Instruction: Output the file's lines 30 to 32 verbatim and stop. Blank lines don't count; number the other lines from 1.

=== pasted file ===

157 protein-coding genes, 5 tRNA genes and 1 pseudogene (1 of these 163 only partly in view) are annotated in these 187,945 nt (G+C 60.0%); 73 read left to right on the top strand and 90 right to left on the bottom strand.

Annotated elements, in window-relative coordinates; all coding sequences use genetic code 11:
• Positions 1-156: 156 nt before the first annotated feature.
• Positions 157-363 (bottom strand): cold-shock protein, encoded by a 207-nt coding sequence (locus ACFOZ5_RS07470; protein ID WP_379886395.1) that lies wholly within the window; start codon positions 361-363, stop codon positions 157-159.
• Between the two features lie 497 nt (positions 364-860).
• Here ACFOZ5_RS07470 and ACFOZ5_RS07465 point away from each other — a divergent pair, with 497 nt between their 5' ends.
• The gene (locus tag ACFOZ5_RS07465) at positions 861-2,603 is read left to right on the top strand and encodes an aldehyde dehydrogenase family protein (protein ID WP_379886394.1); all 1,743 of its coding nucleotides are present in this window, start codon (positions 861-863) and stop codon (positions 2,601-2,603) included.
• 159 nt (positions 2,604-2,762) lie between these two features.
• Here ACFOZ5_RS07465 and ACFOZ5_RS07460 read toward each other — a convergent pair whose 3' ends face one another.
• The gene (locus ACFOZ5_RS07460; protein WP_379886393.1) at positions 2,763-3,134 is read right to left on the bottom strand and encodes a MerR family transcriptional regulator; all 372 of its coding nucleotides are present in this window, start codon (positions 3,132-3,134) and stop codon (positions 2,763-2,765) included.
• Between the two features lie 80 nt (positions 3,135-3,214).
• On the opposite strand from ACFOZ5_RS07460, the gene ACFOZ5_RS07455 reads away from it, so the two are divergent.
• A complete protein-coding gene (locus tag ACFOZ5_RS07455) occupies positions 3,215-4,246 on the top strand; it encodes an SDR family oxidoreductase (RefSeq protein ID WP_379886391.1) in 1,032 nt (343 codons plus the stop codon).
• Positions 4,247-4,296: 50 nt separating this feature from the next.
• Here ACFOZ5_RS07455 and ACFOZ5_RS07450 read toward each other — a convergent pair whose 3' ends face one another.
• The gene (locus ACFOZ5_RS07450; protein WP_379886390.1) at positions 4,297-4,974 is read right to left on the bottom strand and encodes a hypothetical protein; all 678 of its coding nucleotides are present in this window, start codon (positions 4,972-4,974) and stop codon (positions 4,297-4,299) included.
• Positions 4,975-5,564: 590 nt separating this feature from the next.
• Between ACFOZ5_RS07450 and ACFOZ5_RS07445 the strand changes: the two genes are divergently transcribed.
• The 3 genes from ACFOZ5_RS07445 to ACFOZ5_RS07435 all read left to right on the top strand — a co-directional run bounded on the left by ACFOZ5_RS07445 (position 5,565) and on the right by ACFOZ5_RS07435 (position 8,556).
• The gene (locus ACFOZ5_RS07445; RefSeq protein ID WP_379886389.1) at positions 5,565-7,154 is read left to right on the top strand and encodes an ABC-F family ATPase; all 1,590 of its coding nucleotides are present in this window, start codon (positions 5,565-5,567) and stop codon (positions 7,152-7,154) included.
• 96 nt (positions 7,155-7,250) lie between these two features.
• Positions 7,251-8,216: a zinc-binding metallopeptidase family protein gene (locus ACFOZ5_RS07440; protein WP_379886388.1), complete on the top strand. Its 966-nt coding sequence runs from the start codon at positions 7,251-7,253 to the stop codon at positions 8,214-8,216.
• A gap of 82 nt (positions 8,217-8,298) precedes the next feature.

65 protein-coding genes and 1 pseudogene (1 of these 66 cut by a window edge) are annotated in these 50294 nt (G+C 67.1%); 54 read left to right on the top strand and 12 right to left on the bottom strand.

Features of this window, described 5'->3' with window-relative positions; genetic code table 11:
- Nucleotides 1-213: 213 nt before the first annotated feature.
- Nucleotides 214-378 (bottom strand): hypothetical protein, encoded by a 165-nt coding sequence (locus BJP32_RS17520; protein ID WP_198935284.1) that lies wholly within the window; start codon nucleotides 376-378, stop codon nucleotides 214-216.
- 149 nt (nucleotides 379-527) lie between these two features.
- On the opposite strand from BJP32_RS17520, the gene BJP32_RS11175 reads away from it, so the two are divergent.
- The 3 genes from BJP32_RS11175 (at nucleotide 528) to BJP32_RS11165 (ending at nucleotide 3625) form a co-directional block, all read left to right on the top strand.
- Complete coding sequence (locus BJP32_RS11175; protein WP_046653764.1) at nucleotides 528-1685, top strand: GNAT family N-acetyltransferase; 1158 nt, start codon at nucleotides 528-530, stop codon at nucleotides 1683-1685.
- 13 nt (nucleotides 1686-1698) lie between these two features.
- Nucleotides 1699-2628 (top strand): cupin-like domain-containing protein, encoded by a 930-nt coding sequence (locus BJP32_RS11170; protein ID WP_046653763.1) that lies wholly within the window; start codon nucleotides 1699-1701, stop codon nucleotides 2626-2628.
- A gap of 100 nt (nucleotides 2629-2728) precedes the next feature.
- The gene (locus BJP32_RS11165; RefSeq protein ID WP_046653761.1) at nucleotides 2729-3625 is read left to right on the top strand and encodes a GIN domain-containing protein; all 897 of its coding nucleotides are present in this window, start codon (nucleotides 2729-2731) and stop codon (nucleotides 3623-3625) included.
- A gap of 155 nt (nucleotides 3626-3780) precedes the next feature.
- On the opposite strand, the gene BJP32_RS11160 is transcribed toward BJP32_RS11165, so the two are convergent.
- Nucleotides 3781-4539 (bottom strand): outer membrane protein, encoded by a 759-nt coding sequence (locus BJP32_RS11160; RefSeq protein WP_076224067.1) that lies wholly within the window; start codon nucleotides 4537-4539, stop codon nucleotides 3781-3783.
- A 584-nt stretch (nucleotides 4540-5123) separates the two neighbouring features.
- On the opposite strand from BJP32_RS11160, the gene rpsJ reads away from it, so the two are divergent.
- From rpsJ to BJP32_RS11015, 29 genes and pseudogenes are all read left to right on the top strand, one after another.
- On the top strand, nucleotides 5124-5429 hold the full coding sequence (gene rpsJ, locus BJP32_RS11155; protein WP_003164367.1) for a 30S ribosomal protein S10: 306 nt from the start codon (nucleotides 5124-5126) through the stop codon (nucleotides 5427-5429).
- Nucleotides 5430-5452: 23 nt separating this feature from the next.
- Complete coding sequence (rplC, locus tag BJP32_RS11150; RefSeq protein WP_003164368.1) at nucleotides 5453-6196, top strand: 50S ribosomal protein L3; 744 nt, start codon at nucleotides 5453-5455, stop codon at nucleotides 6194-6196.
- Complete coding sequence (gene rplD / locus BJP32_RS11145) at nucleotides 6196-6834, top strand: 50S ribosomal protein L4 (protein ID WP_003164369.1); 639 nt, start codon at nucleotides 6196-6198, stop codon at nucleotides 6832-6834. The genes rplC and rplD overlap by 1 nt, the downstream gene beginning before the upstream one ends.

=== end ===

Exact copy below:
- The 3 genes from BJP32_RS11175 (at nucleotide 528) to BJP32_RS11165 (ending at nucleotide 3625) form a co-directional block, all read left to right on the top strand.
- Complete coding sequence (locus BJP32_RS11175; protein WP_046653764.1) at nucleotides 528-1685, top strand: GNAT family N-acetyltransferase; 1158 nt, start codon at nucleotides 528-530, stop codon at nucleotides 1683-1685.
- 13 nt (nucleotides 1686-1698) lie between these two features.